Malaysia's 'Allah' ban applies only to one Catholic paper
Government clarifies court decision on use of word
Putrajaya said that today's Federal Court ruling on the Allah issue applied only to the Catholic weekly, Herald.
Malaysian Christians can still use the word Allah in church and the government remains committed to the 10-point solution, a statement from Putrajaya said.
"Malaysia is a multi-faith country and it is important that differences are managed peacefully in accordance with the rule of law and through dialogue, mutual respect and compromise," it said.
Minister in the Prime Minister's Department Datuk Seri Idris Jala had previously insisted that Putrajaya confirmed the validity of the 10-point solution, which was announced in April 2011.
"The 10-Point solution was established by the Federal Government as a fair and amicable way to manage the polarity of views between the various religious groups, in particular Christians and Muslims, taking into account the laws of the country.
"As stated in the 10-Point Solution, for Sabah and Sarawak, there is no restriction on the import and local printing of Bibles in any language, including Bahasa Malaysia/Bahasa Indonesia and indigenous languages (referred to collectively as the “AlKitab”), as the Government recognises that there is a large Christian community of indigenous origin in these two states," he had said in a statement issued on February 24.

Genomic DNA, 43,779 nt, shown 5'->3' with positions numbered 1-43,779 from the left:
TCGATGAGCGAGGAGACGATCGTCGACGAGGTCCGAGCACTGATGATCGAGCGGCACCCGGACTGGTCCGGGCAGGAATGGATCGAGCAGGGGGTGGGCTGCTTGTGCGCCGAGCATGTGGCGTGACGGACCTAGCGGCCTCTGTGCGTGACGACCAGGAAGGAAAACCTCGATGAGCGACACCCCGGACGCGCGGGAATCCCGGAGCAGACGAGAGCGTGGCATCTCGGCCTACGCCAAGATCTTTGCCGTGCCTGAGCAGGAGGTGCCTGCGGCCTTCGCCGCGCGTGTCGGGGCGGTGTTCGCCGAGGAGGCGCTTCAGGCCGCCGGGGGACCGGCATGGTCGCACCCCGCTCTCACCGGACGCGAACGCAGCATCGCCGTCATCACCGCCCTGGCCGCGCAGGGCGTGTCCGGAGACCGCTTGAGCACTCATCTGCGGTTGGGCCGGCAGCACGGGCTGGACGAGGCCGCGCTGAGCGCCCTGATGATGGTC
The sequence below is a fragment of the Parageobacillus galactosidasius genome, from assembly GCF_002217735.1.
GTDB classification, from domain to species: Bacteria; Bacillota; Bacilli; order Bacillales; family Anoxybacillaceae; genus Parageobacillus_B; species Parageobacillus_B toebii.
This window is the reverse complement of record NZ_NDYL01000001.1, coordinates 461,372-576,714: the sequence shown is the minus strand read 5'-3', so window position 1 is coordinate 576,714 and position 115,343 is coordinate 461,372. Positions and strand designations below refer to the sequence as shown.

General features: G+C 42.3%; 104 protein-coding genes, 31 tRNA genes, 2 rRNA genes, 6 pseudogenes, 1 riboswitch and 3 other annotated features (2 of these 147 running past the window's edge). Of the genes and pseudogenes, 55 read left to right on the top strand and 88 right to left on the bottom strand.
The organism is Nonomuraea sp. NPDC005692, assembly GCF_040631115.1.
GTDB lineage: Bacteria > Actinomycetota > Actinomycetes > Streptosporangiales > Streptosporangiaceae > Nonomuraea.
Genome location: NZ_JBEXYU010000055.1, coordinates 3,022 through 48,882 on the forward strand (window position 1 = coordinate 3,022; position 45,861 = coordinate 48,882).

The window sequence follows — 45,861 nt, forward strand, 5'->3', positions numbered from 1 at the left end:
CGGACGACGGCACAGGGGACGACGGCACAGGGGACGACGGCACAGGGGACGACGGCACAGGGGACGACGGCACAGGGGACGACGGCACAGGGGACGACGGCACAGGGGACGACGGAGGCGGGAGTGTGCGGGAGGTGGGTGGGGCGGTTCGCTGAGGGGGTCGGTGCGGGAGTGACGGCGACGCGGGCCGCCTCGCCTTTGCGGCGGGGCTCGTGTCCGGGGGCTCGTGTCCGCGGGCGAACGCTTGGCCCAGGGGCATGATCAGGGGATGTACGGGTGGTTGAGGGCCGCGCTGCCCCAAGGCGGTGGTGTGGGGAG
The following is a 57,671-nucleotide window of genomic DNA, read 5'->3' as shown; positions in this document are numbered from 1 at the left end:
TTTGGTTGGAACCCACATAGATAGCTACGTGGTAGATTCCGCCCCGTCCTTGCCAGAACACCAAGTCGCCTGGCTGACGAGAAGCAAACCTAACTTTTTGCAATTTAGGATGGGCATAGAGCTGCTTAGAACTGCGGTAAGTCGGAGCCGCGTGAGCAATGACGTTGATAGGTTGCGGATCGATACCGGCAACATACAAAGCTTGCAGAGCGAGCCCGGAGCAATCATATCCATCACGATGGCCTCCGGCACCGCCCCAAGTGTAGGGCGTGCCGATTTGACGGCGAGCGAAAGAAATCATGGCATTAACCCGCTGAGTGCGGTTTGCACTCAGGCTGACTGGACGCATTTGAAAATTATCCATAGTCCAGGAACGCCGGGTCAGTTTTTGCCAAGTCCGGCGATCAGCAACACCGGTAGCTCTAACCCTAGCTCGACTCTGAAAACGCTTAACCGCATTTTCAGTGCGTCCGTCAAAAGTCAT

The Federal Court today dismissed the church's leave application to appeal the ban by the Court of Appeal on the use of the word Allah in the Herald.
Source: Herald Malaysia
Motive disputed as police claim the rape and attack on convent was part of a robbery
General checkups, blood pressure- and sugar level-monitoring offered
More than 100 Filipino families living in fear from paramilitary groups hunting communist rebels
Preparedness is key, says bishop of typhoon-prone Bicol region
Global slavery ranking highlights modern scourge